By Tony Cook
Greg McComas’ MAC Rail line offers a really interesting variety of items for the model railroad enthusiast. The majority of the offerings are HO scale and generally skewed toward modern, contemporary era prototypes. If this is your kind of railroading, or even if it’s not, take a moment and surf through MAC Rail online and you’re sure to be impressed by the array of items.
How About a Bowl of Sweet Bran?
While “Sweet Bran” may sound like the name of a breakfast cereal trying to straddle the fine line between tasting good and being good for you… the label refers in this context to a corn syrup byproduct known as wet milled grain. This is a main ingredient in Cargill’s Sweet Bran, which is a high-protein cattle feed. Midwest corn processors ship wet milled grain by rail to Cargill plants in Bovina and Dalhart, Texas (both located on BNSF), that make Sweet Bran.
ABOVE: BN 534534 is on a westbound BNSF train rolling through Parkville, Mo., on October 20, 2020. This is the short hopper top shown on this car. — Tony Cook photo
Repurposed coal hoppers, specifically aluminum Bethgon “Coalporter”cars, work in unit sets with a specially made frame covered by a canvas tarp top hauling the corn syrup byproduct. This concept of taking a coal hopper and loading it with grain or similar commodity isn’t a new one; I remember seeing Illinois Central Gulf hoppers in the 1970s given a covered hopper lid. I was just a kid then and wondered how you could put grain in a dirty coal hopper and still make a loaf of bread from it. My dad informed me that was how they made darker breads like wheat or rye. To this day, I avoid them and most gluten; however, I won’t say there is a correlation between that questionable fact provided to me at a young age and my gluten intolerance. When I catch one of these unit trains in the Kansas City area, BN cars are the norm (see my prototype photos on this page and page 80), but I also see General American’s GGPX, Johnstown America’s JAIX, Trinity Industries’ TILX, and First Union’s SBTX cars (all leasers) mixed in BNSF trains of aluminum hoppers with tops for this type of service.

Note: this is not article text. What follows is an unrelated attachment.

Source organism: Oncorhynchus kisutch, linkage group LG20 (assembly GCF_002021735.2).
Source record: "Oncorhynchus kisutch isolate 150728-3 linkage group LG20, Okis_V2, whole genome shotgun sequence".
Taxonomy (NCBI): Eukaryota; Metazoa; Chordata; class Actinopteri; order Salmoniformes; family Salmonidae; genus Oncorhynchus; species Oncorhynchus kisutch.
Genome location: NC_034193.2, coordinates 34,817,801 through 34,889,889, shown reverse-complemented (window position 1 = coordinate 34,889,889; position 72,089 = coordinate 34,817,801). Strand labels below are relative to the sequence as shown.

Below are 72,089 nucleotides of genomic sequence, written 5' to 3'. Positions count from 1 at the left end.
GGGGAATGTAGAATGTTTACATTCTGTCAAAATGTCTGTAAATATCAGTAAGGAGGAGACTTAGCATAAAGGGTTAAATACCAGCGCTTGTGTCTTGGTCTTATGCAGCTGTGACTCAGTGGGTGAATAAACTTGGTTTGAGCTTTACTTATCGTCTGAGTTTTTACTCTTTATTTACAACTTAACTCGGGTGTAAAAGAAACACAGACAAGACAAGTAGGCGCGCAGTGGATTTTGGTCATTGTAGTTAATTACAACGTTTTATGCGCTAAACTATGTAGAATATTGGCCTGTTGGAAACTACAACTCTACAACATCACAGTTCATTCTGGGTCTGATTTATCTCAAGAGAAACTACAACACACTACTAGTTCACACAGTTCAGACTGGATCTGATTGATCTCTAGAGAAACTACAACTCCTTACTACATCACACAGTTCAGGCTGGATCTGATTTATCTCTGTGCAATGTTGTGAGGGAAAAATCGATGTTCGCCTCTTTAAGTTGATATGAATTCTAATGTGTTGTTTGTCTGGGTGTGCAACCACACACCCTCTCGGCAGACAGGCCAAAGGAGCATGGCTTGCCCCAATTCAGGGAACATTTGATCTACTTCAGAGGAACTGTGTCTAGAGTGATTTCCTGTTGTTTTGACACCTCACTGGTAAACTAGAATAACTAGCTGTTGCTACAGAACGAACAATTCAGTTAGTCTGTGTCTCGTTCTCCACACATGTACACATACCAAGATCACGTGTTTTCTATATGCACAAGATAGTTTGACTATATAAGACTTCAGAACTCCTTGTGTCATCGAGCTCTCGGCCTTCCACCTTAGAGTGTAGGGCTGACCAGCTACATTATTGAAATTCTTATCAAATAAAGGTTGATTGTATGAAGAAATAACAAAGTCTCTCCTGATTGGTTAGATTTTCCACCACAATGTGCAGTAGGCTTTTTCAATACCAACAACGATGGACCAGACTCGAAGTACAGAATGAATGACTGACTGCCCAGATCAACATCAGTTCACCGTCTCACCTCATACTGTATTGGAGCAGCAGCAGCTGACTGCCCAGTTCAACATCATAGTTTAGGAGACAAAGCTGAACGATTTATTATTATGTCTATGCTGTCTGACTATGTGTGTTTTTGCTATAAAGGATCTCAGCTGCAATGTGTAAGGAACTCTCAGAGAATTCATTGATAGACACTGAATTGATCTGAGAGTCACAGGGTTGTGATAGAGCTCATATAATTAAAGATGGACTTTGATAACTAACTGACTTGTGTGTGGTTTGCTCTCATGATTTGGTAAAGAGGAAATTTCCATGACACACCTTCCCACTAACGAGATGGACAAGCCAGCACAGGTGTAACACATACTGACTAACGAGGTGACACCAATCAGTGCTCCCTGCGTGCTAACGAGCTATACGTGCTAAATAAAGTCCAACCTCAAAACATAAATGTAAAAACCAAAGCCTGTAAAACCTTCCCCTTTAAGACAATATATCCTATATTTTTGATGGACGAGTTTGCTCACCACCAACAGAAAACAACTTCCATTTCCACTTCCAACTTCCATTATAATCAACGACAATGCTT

ABOVE: MAC Rail’s protein hopper top release comes with a 3D-printed hopper top and vinyl adhesive decal and you supply an HO-scale Bethgon hopper car model. The top is painted in an aluminum hue and the decal is gray to simulate the color of the prototype’s canvas top. No painting or special skills are needed to make your own realistic looking hopper top.
There are several HO-scale coal hopper models that could serve with MAC Rail’s protein hopper top kits. The manufacturer notes in its illustrated instructions (available for download from MAC Rail’s website) that you need to have a smooth surface for the hopper top to reside. This means the more basic the model possibly the better. The long-out-of-production LBF HO model is listed as lacking detail around the upper edge frame of the hopper, while more recent and higher quality reproductions from Athearn and ScaleTrains releases are noted as requiring a bit of sanding to smooth over the area of contact between the hopper top base and the top of those models.